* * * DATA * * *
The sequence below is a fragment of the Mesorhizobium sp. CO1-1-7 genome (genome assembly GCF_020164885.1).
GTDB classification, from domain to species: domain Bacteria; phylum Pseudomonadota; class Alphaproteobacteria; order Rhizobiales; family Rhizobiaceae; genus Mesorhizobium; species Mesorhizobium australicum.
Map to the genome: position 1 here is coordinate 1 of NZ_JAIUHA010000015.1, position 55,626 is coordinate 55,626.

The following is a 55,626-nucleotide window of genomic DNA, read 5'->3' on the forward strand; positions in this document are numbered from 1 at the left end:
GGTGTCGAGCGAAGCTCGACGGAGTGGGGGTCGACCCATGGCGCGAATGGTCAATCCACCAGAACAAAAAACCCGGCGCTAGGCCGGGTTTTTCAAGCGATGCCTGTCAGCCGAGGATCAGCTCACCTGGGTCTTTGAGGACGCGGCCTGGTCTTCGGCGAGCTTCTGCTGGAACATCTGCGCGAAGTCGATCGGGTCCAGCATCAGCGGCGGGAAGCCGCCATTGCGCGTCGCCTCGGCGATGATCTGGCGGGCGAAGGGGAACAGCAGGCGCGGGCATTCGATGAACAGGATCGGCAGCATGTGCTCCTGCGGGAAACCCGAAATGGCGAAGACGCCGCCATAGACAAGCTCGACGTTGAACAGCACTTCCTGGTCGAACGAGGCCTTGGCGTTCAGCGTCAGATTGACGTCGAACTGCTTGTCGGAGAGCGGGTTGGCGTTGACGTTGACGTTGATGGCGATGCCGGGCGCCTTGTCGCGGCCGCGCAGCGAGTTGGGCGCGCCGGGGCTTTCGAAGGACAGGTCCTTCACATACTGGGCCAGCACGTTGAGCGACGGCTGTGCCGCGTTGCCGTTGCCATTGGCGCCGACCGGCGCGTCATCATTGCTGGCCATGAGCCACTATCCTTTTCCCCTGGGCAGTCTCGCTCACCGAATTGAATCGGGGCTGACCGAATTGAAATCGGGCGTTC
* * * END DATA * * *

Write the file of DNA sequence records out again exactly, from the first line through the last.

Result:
The sequence below is a fragment of the Mesorhizobium sp. CO1-1-7 genome (genome assembly GCF_020164885.1).
GTDB classification, from domain to species: domain Bacteria; phylum Pseudomonadota; class Alphaproteobacteria; order Rhizobiales; family Rhizobiaceae; genus Mesorhizobium; species Mesorhizobium australicum.
Map to the genome: position 1 here is coordinate 1 of NZ_JAIUHA010000015.1, position 55,626 is coordinate 55,626.

The following is a 55,626-nucleotide window of genomic DNA, read 5'->3' on the forward strand; positions in this document are numbered from 1 at the left end:
GGTGTCGAGCGAAGCTCGACGGAGTGGGGGTCGACCCATGGCGCGAATGGTCAATCCACCAGAACAAAAAACCCGGCGCTAGGCCGGGTTTTTCAAGCGATGCCTGTCAGCCGAGGATCAGCTCACCTGGGTCTTTGAGGACGCGGCCTGGTCTTCGGCGAGCTTCTGCTGGAACATCTGCGCGAAGTCGATCGGGTCCAGCATCAGCGGCGGGAAGCCGCCATTGCGCGTCGCCTCGGCGATGATCTGGCGGGCGAAGGGGAACAGCAGGCGCGGGCATTCGATGAACAGGATCGGCAGCATGTGCTCCTGCGGGAAACCCGAAATGGCGAAGACGCCGCCATAGACAAGCTCGACGTTGAACAGCACTTCCTGGTCGAACGAGGCCTTGGCGTTCAGCGTCAGATTGACGTCGAACTGCTTGTCGGAGAGCGGGTTGGCGTTGACGTTGACGTTGATGGCGATGCCGGGCGCCTTGTCGCGGCCGCGCAGCGAGTTGGGCGCGCCGGGGCTTTCGAAGGACAGGTCCTTCACATACTGGGCCAGCACGTTGAGCGACGGCTGTGCCGCGTTGCCGTTGCCATTGGCGCCGACCGGCGCGTCATCATTGCTGGCCATGAGCCACTATCCTTTTCCCCTGGGCAGTCTCGCTCACCGAATTGAATCGGGGCTGACCGAATTGAAATCGGGCGTTC